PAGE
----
PASADENA, Calif. – NASA’s Phoenix Mars Lander survived a fiery plunge through the
martian atmosphere May 25 to make a three-point landing on the red planet’s arctic plains, where it beamed back its first images to the delight of mission scientists.
“It looks as if the solar arrays have completely deployed, absolutely beautiful,” said Dan McCleese, chief scientist
here at NASA’s Jet Propulsion Laboratory (JPL). “It’s just beautiful, crystal clear images.”
The spacecraft touched down in the Vastitas Borealis plains within the m
artian arctic circle, where it is slated to spend at least three months searching for water-ice hidden away below the frozen surface. The descent and landing sequence went completely as planned.
“This team has performed perfectly … did you see that thing zoom down and then just touch?” said
Peter Smith, Phoenix’s principal investigator of the University of Arizona, where
the spacecraft will be controlled for the majority of its mission. “It’s not on a rock … it’s in a safe place.”
Mission scientists here at JPL received the signal that Phoenix had landed at around 7:53 p.m. EDT May 25 as expected.
The probe’s signals take about 15 minutes to traverse the 275 million kilometers between Mars and listening stations back on Earth.
The $420-million Phoenix mission, which launched in August 2007, is designed to dig down to the rock-hard layers of water-ice thought to lie under the martian soil in the northern arctic region. Phoenix’s arrival marked the first successful landing on Mars since NASA’s twin Spirit and Opportunity rovers bounced to a stop in 2004, and the first powered landing in more than 30 years for NASA.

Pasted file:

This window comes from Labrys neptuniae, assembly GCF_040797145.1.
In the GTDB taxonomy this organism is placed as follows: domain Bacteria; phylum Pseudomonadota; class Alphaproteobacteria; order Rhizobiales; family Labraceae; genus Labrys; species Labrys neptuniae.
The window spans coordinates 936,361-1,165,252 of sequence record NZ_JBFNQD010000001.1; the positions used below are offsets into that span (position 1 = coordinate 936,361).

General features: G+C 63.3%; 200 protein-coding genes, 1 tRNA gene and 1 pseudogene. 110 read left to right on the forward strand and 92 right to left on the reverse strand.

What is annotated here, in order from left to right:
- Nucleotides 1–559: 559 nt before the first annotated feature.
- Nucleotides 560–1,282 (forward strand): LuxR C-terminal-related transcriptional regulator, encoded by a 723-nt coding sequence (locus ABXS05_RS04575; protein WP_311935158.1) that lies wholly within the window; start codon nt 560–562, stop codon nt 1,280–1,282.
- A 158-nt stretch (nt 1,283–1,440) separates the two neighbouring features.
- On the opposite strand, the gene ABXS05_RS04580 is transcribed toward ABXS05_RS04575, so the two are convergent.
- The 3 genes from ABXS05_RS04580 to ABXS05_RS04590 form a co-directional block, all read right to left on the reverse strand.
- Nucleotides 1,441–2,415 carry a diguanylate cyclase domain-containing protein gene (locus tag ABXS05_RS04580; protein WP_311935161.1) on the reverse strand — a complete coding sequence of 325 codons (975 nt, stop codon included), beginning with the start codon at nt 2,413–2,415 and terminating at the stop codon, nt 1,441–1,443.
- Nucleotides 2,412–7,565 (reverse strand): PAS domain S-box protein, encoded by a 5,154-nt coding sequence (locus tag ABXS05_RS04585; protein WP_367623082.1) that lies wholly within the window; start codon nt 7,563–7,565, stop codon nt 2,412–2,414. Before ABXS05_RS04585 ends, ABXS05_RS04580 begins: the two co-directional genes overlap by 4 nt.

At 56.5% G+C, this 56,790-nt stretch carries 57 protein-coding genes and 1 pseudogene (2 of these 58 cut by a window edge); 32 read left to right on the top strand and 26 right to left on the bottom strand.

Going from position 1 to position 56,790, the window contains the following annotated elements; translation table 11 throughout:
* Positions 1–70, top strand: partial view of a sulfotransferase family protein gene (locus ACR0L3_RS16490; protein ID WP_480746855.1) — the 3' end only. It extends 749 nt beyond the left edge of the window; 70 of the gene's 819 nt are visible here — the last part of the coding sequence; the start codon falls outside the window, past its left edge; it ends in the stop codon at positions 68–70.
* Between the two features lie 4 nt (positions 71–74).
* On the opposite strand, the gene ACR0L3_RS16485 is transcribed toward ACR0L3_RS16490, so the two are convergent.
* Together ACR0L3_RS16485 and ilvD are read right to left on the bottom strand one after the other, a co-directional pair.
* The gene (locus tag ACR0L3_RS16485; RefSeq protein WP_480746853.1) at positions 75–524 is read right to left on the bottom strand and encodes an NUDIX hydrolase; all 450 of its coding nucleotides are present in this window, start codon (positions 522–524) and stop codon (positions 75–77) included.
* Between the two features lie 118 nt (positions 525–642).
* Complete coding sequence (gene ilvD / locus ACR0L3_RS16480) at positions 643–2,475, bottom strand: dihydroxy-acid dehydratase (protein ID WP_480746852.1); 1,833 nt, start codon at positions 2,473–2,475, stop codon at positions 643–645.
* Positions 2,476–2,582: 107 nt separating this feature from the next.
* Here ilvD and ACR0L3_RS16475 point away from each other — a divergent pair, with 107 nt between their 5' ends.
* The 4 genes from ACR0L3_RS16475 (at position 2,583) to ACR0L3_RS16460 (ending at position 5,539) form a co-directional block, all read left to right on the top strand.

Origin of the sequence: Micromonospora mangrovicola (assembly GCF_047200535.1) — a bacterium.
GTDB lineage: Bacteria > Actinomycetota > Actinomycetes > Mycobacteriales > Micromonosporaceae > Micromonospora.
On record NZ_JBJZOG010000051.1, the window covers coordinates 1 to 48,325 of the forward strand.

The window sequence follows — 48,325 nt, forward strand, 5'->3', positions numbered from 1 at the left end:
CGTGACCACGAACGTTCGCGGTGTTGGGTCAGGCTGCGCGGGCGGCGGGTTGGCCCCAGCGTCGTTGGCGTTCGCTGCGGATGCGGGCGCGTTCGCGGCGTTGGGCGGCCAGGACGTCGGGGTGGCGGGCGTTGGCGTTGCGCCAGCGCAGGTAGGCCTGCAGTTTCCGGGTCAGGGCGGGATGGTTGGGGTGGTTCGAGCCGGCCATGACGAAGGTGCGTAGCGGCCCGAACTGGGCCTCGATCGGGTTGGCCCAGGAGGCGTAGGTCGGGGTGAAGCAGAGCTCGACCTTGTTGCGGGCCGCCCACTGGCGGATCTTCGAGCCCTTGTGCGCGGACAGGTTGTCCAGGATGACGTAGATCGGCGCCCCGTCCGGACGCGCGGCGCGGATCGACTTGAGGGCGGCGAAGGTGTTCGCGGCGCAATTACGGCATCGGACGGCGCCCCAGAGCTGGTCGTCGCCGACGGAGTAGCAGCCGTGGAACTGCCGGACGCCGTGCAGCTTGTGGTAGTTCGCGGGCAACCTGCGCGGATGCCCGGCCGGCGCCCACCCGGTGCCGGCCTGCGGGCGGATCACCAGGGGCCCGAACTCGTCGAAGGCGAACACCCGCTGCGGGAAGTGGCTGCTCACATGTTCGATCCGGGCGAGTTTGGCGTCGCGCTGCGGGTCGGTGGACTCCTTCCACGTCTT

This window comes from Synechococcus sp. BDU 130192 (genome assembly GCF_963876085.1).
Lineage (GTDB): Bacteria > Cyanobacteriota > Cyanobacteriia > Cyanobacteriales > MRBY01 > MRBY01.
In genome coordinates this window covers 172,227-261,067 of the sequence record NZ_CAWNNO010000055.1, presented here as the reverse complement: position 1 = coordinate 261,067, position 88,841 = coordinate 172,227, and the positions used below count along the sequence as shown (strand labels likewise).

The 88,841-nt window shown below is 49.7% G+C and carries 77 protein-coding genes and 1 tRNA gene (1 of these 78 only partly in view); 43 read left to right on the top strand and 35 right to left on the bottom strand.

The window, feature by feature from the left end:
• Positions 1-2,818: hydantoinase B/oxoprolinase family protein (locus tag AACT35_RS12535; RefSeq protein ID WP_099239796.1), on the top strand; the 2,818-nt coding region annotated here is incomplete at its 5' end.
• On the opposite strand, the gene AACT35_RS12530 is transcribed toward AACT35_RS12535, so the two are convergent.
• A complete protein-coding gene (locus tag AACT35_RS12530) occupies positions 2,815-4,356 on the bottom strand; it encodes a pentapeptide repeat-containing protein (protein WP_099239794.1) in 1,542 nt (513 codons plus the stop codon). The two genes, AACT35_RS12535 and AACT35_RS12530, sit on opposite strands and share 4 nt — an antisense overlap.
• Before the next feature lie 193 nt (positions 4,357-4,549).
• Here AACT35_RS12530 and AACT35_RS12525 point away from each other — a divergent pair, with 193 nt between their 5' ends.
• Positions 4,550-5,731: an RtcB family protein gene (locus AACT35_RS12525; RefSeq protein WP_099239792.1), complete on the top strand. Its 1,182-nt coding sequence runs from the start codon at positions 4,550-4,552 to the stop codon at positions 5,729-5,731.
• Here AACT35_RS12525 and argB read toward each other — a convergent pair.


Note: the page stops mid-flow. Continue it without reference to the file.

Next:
The landing brings to an even 50-50 the percentage of successful and unsuccessful landing attempts on Mars – though the success rate for U.S. landings is much higher: 6 out of 7.
“For the first time in 32 years, and only the third time in history, a JPL team has carried out a soft landing on Mars,” NASA Administrator Michael Griffin said from JPL mission control. “I couldn’t be happier to be here to witness this incredible achievement.”
Phoenix is designed to test the martian soil and ice for signs that the water was once liquid to see if it could have created a habitable zone for microbial life at some point in the past. The instruments include a robotic arm that will scoop up dust and ice, as well as a wet chemistry lab and tiny ovens that will analyze the soil to see what compounds might be in it.
“The science team has been waiting patiently … and they are anxious to use their instruments,” Smith said.
Scientists were apprehensive about the craft’s seven-minute plunge through the martian atmosphere, but each stage went smoothly.
“In my dreams it couldn’t go as perfectly as it went tonight, we went right down the middle,” said Phoenix mission manager Barry Goldstein at JPL.
“We rehearsed all the problems and none of them occurred,” he added at a brief press conference just after landing.
“I was right to be optimistic,” Smith said, praising the mission team.
The radio blackout that scientists thought might occur during initial descent, a result of the fiery plasma created by friction as the craft descended that was predicted to interfere with the radio signal, never happened.
When asked during what part of the descent controllers felt their heart in their throat the most, Ed Sedivy, the Phoenix spacecraft manager from Lockheed Martin, said: “Well, for about the past four days.”
The craft landed on flat terrain, tilted by only one-quarter of a degree, meaning there were no rocks around to hinder the deployment of the solar arrays, which will provide the lander with energy for the duration of its three-month mission.
Scientists had their first linkup with Odyssey May 25, which relayed valuable information about the health of the spacecraft. These showed that the solar arrays had deployed successfully. Another image showed one of the lander’s footpads flat on the ground, and a third image showed the pancake-flat
martian arctic terrain, which has never been imaged from the surface before.